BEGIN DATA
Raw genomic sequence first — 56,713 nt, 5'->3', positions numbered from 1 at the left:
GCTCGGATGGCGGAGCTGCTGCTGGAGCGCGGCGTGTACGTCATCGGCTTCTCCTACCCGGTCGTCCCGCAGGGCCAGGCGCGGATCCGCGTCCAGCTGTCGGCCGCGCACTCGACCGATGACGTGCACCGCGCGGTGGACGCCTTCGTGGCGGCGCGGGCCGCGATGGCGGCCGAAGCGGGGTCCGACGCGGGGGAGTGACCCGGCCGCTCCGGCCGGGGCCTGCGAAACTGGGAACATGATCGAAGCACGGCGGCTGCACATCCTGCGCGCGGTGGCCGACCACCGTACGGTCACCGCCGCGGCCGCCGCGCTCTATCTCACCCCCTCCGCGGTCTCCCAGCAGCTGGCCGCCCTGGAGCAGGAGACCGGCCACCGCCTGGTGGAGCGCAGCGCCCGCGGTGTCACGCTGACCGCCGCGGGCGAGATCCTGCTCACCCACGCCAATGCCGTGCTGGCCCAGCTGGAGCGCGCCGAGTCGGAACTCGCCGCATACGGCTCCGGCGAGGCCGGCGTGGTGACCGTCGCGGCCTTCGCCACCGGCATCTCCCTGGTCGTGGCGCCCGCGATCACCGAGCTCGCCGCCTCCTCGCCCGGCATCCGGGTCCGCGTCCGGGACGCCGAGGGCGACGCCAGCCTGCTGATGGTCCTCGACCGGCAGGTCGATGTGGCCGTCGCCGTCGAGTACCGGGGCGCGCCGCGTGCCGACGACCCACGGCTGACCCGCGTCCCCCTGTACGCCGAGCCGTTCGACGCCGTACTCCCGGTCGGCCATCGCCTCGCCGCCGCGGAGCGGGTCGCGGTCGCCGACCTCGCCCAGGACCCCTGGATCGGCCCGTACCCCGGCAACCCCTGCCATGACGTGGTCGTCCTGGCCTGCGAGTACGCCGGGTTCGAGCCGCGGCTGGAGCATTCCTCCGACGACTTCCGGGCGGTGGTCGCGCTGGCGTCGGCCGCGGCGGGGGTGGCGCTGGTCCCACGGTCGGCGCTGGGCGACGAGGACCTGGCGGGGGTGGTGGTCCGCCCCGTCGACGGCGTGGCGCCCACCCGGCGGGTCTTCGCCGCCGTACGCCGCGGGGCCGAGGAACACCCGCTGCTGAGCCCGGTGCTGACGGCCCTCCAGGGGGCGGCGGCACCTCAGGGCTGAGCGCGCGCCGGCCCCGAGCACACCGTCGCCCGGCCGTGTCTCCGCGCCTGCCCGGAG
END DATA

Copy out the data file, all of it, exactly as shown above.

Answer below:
Raw genomic sequence first — 56,713 nt, 5'->3', positions numbered from 1 at the left:
GCTCGGATGGCGGAGCTGCTGCTGGAGCGCGGCGTGTACGTCATCGGCTTCTCCTACCCGGTCGTCCCGCAGGGCCAGGCGCGGATCCGCGTCCAGCTGTCGGCCGCGCACTCGACCGATGACGTGCACCGCGCGGTGGACGCCTTCGTGGCGGCGCGGGCCGCGATGGCGGCCGAAGCGGGGTCCGACGCGGGGGAGTGACCCGGCCGCTCCGGCCGGGGCCTGCGAAACTGGGAACATGATCGAAGCACGGCGGCTGCACATCCTGCGCGCGGTGGCCGACCACCGTACGGTCACCGCCGCGGCCGCCGCGCTCTATCTCACCCCCTCCGCGGTCTCCCAGCAGCTGGCCGCCCTGGAGCAGGAGACCGGCCACCGCCTGGTGGAGCGCAGCGCCCGCGGTGTCACGCTGACCGCCGCGGGCGAGATCCTGCTCACCCACGCCAATGCCGTGCTGGCCCAGCTGGAGCGCGCCGAGTCGGAACTCGCCGCATACGGCTCCGGCGAGGCCGGCGTGGTGACCGTCGCGGCCTTCGCCACCGGCATCTCCCTGGTCGTGGCGCCCGCGATCACCGAGCTCGCCGCCTCCTCGCCCGGCATCCGGGTCCGCGTCCGGGACGCCGAGGGCGACGCCAGCCTGCTGATGGTCCTCGACCGGCAGGTCGATGTGGCCGTCGCCGTCGAGTACCGGGGCGCGCCGCGTGCCGACGACCCACGGCTGACCCGCGTCCCCCTGTACGCCGAGCCGTTCGACGCCGTACTCCCGGTCGGCCATCGCCTCGCCGCCGCGGAGCGGGTCGCGGTCGCCGACCTCGCCCAGGACCCCTGGATCGGCCCGTACCCCGGCAACCCCTGCCATGACGTGGTCGTCCTGGCCTGCGAGTACGCCGGGTTCGAGCCGCGGCTGGAGCATTCCTCCGACGACTTCCGGGCGGTGGTCGCGCTGGCGTCGGCCGCGGCGGGGGTGGCGCTGGTCCCACGGTCGGCGCTGGGCGACGAGGACCTGGCGGGGGTGGTGGTCCGCCCCGTCGACGGCGTGGCGCCCACCCGGCGGGTCTTCGCCGCCGTACGCCGCGGGGCCGAGGAACACCCGCTGCTGAGCCCGGTGCTGACGGCCCTCCAGGGGGCGGCGGCACCTCAGGGCTGAGCGCGCGCCGGCCCCGAGCACACCGTCGCCCGGCCGTGTCTCCGCGCCTGCCCGGAG